# Graphical explanation of the Jacobian

The following is an illustration of the Jacobian in my text, along with part of the explanation (also see similar explanation here):

Since the side-lengths are small, by the Mean Value Theorem, we have $$x(u + ∆u, v) − x(u, v) ≈ {∂x\over {∂u}}(α_1,v)∆u,\\\ \text{where} \\u ≤ α_1 ≤ u + ∆u$$

I am trying to understand this, specifically four things (I am not sure if they are related):

1. What does the Mean Value Theorem have to do with this, and what does it have to do with the length being small?

2. What is the purpose of this new variable, $$a_1$$, that is defined as being between $$u$$ and $$u + ∆u$$?

3. What is the purpose of the partial derivative?

4. What is purpose of the $$∆u$$ that is multiplied by the partial derivative?

• The explanation seems a bit strange to me. If we're going to invoke the mean value theorem, we can have exact rather than approximate equality, even if the side lengths are not small. We do need side lengths to be small in order to say that $x(u+\Delta u, v) - x(u,v) \approx \frac{\partial x}{\partial u}(u,v) \Delta u$. Commented Oct 9, 2018 at 4:39

Remember we can think of matrices as representing linear maps from one space to another. The Jacobian is a matrix which represents the map from $$U \times V \to X \times Y$$ and approximates this distortion linearly. This means that $$(x,y)=(x(u,v), y(u,v))$$ might not be linear. It might twist and warp points in strange ways, but we can approximate that with the Jacobian. Explicitly, we can write the Jacobian as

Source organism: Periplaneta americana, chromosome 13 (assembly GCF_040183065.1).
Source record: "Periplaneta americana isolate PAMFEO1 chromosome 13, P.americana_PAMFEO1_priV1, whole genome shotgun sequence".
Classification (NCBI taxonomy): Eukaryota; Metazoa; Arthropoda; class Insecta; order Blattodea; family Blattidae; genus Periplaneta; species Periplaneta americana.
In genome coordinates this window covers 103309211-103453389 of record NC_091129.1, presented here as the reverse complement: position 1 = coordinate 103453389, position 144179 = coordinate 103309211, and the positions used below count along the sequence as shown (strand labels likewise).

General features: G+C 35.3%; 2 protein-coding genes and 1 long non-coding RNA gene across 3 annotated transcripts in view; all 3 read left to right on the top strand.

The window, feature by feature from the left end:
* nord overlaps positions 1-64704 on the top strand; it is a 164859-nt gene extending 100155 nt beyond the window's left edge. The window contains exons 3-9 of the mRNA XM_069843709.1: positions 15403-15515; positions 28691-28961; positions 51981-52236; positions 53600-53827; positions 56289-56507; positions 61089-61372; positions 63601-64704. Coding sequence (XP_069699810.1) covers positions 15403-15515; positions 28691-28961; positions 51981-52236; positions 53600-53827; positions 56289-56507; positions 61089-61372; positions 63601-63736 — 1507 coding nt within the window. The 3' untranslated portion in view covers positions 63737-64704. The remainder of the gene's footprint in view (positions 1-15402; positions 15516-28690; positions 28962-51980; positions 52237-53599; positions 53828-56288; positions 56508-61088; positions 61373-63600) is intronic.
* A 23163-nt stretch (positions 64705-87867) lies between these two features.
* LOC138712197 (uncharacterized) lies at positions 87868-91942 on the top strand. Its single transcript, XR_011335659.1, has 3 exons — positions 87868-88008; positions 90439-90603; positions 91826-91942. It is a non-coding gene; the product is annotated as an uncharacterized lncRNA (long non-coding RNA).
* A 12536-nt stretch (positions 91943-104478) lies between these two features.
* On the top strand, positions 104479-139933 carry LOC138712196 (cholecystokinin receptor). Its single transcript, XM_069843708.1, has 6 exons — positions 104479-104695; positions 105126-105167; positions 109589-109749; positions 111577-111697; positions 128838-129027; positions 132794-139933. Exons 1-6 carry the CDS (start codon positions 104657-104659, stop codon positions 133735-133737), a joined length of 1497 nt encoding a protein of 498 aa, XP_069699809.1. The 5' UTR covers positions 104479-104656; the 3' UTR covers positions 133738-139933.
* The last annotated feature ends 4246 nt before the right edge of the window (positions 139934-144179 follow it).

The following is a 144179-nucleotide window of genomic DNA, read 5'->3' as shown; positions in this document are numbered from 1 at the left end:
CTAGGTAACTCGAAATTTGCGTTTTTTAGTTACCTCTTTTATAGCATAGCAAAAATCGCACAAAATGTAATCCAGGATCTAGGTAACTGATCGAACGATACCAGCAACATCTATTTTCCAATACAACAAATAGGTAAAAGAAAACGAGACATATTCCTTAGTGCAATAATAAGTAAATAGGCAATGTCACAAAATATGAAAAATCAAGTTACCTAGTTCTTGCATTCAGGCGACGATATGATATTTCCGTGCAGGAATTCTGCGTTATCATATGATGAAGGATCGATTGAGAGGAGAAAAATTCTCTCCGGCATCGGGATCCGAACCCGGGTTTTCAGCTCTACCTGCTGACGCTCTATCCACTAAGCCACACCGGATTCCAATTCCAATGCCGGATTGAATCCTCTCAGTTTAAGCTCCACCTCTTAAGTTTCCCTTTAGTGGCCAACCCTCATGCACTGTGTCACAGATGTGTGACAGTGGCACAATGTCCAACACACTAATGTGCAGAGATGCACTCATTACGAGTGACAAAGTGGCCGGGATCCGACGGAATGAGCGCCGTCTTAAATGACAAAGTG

$$J = \begin{bmatrix} \dfrac{\partial x(u,v)}{\partial u} & \dfrac{\partial x(u,v)}{\partial v}\\ \dfrac{\partial y(u,v)}{\partial u} & \dfrac{\partial y(u,v)}{\partial v} \end{bmatrix}$$

When we say approximation we mean we can find approximately where the new point maps to by $$\begin{bmatrix} x(u + \Delta u, v +\Delta v)\\ y(u+\Delta u, v+\Delta v) \end{bmatrix} \approx \begin{bmatrix} x(u,v)\\ y(u,v) \end{bmatrix} + \begin{bmatrix} \dfrac{\partial x(u,v)}{\partial u} & \dfrac{\partial x(u,v)}{\partial v}\\ \dfrac{\partial y(u,v)}{\partial u} & \dfrac{\partial y(u,v)}{\partial v} \end{bmatrix} \begin{bmatrix} \Delta u\\ \Delta v \end{bmatrix}$$

We can see how this works in one dimension (holding $$v$$ constant) by looking at the definition of (partial) derivative $$\dfrac{\partial x(u,v)}{\partial u} = \lim_{h \to 0} \dfrac{x(u+h, v) - x(u,v)}{h}$$

When $$\Delta u$$ is sufficiently small then we can approximate as $$\dfrac{\partial x(u,v)}{\partial u} \Delta u \approx x(u+\Delta u, v) - x(u,v)$$

Earlier we mentioned twisting and warping. One thing we might be interested in is how the length of a line segment changes. Say I know the length of the bottom of the rectangle, which is given by $$(u+\Delta u) - u$$. I want to know how long $$(x(u,v), x(u + \Delta u, v))$$ is.

By the mean value theorem, there is some point $$\alpha_1 \in (u, u + \Delta u)$$ such that

$$\dfrac{\partial x(u,v)}{\partial u} (\alpha_1, v) = \dfrac{x(u + \Delta u, v) - x(u,v)}{\Delta u}$$

Thus the length given by $$x(u + \Delta u, v) - x(u,v)$$ can be found with

$$\dfrac{\partial x(u,v)}{\partial u} (\alpha_1, v) \Delta u=x(u + \Delta u, v) - x(u,v)$$

I agree I'm a bit confused by the approximation if we're invoking mean value theorem, which will give exactness.

• Excellent explanation! I must say that until now have found it difficult to find a clear explanation (for a beginner) of the Jacobian, even on SE, but this graphic combined with your answer does the trick. –
– dlp
Commented Oct 9, 2018 at 12:46
• @agblt It may also be worth noting that the Jacobian is the best linear approximator. There are (infinitely) many linear approximators out there (albeit many bad ones), but the Jacobian does this best in some sense. You can see more about that here. Commented Oct 9, 2018 at 13:37